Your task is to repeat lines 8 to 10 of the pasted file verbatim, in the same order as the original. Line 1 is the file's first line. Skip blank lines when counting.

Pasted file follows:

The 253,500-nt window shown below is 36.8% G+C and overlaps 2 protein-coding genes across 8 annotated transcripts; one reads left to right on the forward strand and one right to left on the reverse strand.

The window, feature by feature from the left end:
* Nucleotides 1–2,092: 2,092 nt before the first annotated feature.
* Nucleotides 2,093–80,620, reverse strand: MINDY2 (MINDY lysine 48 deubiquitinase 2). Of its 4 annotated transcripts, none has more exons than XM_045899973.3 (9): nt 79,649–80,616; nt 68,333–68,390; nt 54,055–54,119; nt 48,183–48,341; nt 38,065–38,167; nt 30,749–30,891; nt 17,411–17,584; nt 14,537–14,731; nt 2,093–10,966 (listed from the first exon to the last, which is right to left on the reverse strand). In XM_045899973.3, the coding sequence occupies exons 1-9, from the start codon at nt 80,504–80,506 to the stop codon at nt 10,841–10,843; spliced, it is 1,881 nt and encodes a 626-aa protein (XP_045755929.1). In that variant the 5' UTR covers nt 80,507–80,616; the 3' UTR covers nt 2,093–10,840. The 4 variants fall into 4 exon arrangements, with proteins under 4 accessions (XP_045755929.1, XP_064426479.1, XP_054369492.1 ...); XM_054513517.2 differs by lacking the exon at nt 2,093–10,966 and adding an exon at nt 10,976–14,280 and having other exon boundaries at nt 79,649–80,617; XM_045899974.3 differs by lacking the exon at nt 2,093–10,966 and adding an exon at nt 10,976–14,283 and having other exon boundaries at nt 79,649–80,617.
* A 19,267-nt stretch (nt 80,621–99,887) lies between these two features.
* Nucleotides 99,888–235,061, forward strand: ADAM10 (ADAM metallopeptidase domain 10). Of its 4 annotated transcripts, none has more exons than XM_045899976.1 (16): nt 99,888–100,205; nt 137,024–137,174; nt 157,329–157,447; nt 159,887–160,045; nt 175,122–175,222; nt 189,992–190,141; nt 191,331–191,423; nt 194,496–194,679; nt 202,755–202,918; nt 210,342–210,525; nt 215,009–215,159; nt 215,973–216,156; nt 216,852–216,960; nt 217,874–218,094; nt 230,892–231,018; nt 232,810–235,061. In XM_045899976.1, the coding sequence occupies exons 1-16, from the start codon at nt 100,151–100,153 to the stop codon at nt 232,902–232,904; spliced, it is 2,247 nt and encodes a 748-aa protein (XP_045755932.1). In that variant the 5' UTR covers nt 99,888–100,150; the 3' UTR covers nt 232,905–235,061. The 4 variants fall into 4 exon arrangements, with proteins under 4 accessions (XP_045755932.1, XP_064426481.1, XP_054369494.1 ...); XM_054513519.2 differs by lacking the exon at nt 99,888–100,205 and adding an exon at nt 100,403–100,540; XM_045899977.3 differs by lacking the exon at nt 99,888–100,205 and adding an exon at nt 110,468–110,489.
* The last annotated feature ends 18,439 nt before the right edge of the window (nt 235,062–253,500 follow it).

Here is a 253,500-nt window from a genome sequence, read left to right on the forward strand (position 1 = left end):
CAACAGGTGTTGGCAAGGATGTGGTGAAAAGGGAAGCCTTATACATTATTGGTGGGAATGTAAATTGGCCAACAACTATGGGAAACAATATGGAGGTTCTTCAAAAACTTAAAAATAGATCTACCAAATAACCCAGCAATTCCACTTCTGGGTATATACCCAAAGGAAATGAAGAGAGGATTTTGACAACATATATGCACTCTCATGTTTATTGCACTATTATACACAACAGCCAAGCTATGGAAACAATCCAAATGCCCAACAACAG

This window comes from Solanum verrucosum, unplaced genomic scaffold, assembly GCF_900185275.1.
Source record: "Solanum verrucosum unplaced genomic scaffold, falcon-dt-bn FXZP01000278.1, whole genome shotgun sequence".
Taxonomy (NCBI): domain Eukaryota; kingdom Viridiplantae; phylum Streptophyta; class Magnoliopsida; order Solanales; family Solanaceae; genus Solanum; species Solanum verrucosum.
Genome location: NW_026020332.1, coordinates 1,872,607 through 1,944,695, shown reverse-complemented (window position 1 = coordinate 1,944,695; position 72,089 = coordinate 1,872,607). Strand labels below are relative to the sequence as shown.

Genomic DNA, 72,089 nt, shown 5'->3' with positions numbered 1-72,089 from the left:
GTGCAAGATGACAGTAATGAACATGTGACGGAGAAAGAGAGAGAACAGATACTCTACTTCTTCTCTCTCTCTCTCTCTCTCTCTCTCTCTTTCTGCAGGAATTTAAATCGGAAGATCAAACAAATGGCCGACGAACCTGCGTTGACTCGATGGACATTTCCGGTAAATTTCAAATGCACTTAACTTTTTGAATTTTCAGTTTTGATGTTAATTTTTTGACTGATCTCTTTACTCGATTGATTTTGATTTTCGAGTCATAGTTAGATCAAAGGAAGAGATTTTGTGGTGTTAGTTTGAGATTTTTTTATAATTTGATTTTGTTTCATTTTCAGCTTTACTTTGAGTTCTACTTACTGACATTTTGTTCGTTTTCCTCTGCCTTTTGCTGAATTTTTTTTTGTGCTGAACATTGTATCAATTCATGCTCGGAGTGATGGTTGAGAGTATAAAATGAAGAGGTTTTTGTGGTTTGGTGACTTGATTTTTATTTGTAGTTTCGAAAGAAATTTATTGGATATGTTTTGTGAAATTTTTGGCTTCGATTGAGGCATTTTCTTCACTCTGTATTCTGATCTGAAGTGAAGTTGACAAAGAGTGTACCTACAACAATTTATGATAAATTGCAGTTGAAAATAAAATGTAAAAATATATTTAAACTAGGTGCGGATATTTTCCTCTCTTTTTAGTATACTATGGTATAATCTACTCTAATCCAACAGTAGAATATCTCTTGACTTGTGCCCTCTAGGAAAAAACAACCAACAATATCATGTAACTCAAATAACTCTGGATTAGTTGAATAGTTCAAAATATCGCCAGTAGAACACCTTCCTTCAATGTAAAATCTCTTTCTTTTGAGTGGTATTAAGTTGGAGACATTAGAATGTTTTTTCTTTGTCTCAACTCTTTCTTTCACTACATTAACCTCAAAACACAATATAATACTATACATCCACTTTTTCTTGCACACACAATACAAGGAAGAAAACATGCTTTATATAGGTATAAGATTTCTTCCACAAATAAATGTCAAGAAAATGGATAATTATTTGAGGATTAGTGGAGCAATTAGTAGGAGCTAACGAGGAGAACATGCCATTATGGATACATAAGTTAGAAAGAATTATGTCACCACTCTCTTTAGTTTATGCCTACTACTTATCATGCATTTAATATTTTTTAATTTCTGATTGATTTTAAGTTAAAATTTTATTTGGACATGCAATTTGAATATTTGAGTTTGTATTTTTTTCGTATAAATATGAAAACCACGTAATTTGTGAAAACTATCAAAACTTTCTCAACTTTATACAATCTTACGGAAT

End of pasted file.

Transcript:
Here is a 253,500-nt window from a genome sequence, read left to right on the forward strand (position 1 = left end):
CAACAGGTGTTGGCAAGGATGTGGTGAAAAGGGAAGCCTTATACATTATTGGTGGGAATGTAAATTGGCCAACAACTATGGGAAACAATATGGAGGTTCTTCAAAAACTTAAAAATAGATCTACCAAATAACCCAGCAATTCCACTTCTGGGTATATACCCAAAGGAAATGAAGAGAGGATTTTGACAACATATATGCACTCTCATGTTTATTGCACTATTATACACAACAGCCAAGCTATGGAAACAATCCAAATGCCCAACAACAG

This window comes from Solanum verrucosum, unplaced genomic scaffold, assembly GCF_900185275.1.